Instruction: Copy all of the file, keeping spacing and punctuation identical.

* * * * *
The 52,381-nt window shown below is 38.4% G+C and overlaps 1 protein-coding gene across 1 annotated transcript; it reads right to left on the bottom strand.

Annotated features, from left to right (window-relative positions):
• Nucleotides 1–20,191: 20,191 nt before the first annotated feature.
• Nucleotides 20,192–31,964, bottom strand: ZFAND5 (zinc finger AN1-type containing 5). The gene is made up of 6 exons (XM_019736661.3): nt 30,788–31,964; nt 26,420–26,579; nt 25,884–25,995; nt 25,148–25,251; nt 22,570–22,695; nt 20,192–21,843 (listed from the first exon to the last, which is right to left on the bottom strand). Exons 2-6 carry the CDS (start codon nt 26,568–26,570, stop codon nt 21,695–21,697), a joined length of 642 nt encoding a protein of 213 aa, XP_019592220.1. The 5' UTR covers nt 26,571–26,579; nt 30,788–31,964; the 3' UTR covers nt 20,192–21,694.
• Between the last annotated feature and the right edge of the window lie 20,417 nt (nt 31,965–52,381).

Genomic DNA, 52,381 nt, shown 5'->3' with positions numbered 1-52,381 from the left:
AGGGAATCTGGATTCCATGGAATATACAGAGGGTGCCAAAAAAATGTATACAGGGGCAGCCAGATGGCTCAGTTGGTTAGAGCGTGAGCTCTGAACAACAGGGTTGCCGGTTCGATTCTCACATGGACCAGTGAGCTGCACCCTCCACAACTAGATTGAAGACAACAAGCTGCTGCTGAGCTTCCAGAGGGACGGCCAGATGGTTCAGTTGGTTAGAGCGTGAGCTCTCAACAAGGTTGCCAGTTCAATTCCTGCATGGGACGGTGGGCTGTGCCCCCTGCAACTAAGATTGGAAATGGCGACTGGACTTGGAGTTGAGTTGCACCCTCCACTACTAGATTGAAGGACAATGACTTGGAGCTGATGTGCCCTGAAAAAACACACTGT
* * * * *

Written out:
The 52,381-nt window shown below is 38.4% G+C and overlaps 1 protein-coding gene across 1 annotated transcript; it reads right to left on the bottom strand.

Annotated features, from left to right (window-relative positions):
• Nucleotides 1–20,191: 20,191 nt before the first annotated feature.
• Nucleotides 20,192–31,964, bottom strand: ZFAND5 (zinc finger AN1-type containing 5). The gene is made up of 6 exons (XM_019736661.3): nt 30,788–31,964; nt 26,420–26,579; nt 25,884–25,995; nt 25,148–25,251; nt 22,570–22,695; nt 20,192–21,843 (listed from the first exon to the last, which is right to left on the bottom strand). Exons 2-6 carry the CDS (start codon nt 26,568–26,570, stop codon nt 21,695–21,697), a joined length of 642 nt encoding a protein of 213 aa, XP_019592220.1. The 5' UTR covers nt 26,571–26,579; nt 30,788–31,964; the 3' UTR covers nt 20,192–21,694.
• Between the last annotated feature and the right edge of the window lie 20,417 nt (nt 31,965–52,381).

Genomic DNA, 52,381 nt, shown 5'->3' with positions numbered 1-52,381 from the left:
AGGGAATCTGGATTCCATGGAATATACAGAGGGTGCCAAAAAAATGTATACAGGGGCAGCCAGATGGCTCAGTTGGTTAGAGCGTGAGCTCTGAACAACAGGGTTGCCGGTTCGATTCTCACATGGACCAGTGAGCTGCACCCTCCACAACTAGATTGAAGACAACAAGCTGCTGCTGAGCTTCCAGAGGGACGGCCAGATGGTTCAGTTGGTTAGAGCGTGAGCTCTCAACAAGGTTGCCAGTTCAATTCCTGCATGGGACGGTGGGCTGTGCCCCCTGCAACTAAGATTGGAAATGGCGACTGGACTTGGAGTTGAGTTGCACCCTCCACTACTAGATTGAAGGACAATGACTTGGAGCTGATGTGCCCTGAAAAAACACACTGT